Alfa’s Back In Town…With a Performance Coupe Called “4C”

September 1, 2014 | By Ted Kade

AFTER A TWO-DECADE absence from the North American market, the famed Alfa Romeo brand has returned to provide its followers with something new to park alongside their vintage Alfas.

But the “Alfisti,” as the brand’s loyal fans are called, will not be taking a test drive in an updated Giulia performance sedan, like the ones seen here a half century ago, or a modernized Spider roadster descended from the sports car Alfa was selling here when it decided to leave this market in the mid-’90s.

The new car that “spearheads” Alfa’s return is something called the 4C, a coupe that with a beginning MSRP of $53,900 can perhaps best be described as a moderately priced, entry-level supercar. (The 4C name, by the way, comes from an Alfa sporting tradition of the 1930s and ’40s when the company used 8C and 6C to label racing and road cars “with powerful eight- and six-cylinder engines.” The 4C has, you guessed it, a four-cylinder powerplant.)

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Design and Engineering Based In Motorsports

As to whether this vehicle truly qualifies for “supercar” status, well, no doubt that will be fuel for more than one debate, but that’s the way Alfa is positioning its sleek coupe. In fact, in introducing the 4C, Alfa said in a statement that it’s “taking the supercar segment by storm,” with “groundbreaking Italian design” and “a unique set of technological solutions” offered “at a fraction of the price of other exotic supercars.”

So, just what are some of these groundbreaking factors that led Alfa Romeo CEO Harald Wester to exclaim that the 4C “creates an infusion of body and machine, an extension of its driver’s soul that is ready, capable and willing to respond and deliver.”

Let’s start with its “ultra-lightweight architecture” beginning with a carbon fiber monocoque, which, according to Alfa, “delivers extraordinary stiffness and strength.” Attached to this monocoque is an engine-mounting frame made from lightweight aluminum along with aluminum subframes. Use of these materials helps the car to achieve a curb weight of 2465 lbs.

In addition, the car’s complex bodywork is made entirely from SMC (sheet molding compound), a low-density, high strength composite that Alfa says is 20 percent lighter and dimensionally more rigid than steel. And in keeping with its nods to Alfa tradition, the company said the inspiration for the all-new 2015 4C coupe’s looks is the 1967 33 Stradale, the homologated version of Alfa’s racing Type 33.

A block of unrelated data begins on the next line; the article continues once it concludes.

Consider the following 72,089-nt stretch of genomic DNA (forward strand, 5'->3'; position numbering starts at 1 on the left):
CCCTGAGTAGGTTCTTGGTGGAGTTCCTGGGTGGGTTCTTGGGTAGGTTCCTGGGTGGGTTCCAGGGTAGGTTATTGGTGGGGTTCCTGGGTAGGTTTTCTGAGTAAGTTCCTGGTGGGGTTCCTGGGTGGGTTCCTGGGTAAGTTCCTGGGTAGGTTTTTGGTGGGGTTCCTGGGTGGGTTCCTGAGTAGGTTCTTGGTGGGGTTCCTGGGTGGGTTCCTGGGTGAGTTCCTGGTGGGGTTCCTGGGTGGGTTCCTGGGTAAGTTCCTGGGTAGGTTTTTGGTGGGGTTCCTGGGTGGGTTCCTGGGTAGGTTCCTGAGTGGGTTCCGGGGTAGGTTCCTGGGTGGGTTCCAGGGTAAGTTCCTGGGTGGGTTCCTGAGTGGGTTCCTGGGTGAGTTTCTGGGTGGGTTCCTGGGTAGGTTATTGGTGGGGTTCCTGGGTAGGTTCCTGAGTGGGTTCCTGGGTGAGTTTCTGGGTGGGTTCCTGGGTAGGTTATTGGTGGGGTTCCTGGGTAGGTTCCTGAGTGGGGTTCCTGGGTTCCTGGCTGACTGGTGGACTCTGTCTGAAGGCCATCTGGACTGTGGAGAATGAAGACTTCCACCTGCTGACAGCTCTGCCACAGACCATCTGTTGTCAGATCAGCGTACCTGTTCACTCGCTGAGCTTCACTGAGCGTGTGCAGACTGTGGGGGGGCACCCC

Powering the 4C is an all-new 1750cc direct-injection 237-horsepower aluminum engine that’s placed in the car’s middle for better weight balance. The engine has dual (intake and exhaust) continuous variable-valve timing and a “new generation” turbocharger that reduces turbo lag, delivering 80 percent of its peak torque of 258 ft.-lb. at 1700 rpm. The car’s top speed is 160 mph and 0-60 times are in the mid-4 second range.

Climbing behind the wheel, Alfa says, “means entering a world derived from motorsport.” There are two composite-framed sport seats, a flat-bottom performance steering wheel with paddle shift controls, and aluminum floor pedals. Furthermore, in keeping with the car’s all-out performance image, power steering is not available although, conversely, a manual transmission isn’t on the option list either.

Look for Smooth Roads

But speaking of that performance image, it comes with what some would consider quite a downside. Several people who have driven the car say that while it’s great on acceleration and handling, it has drawbacks as a daily driver and offers nowhere near the comfort levels of, say, a Corvette. They report that the 4C’s cockpit fills with engine noise, transmission noise and tire noise; the firm ride transmits every road bump up through the seats and the precise steering feedback means you’d better keep a good grip on the wheel at all times.

All of which suggests that a serious test drive is in order if you’re giving any thought to this new generation of Alfas. If you’d like to check out the car for yourself, 82 dealerships have been named across 33 states and four are located in Canada. (For the moment, most of the stores are in California, Florida and Texas.) All of the dealerships are current Fiat or Maserati dealers as they, along with Alfa, are part of the Fiat/Chrysler group. Alfa says it ultimately will have some 300 franchises in North America.

Serious Alfisti, no doubt, will visit the 4C as soon as a dealership opens in or near their area. It will be interesting to note if they then drive off in one of the new coupes…or elect to stick with their vintage Giulia or Spider.

Ted Kade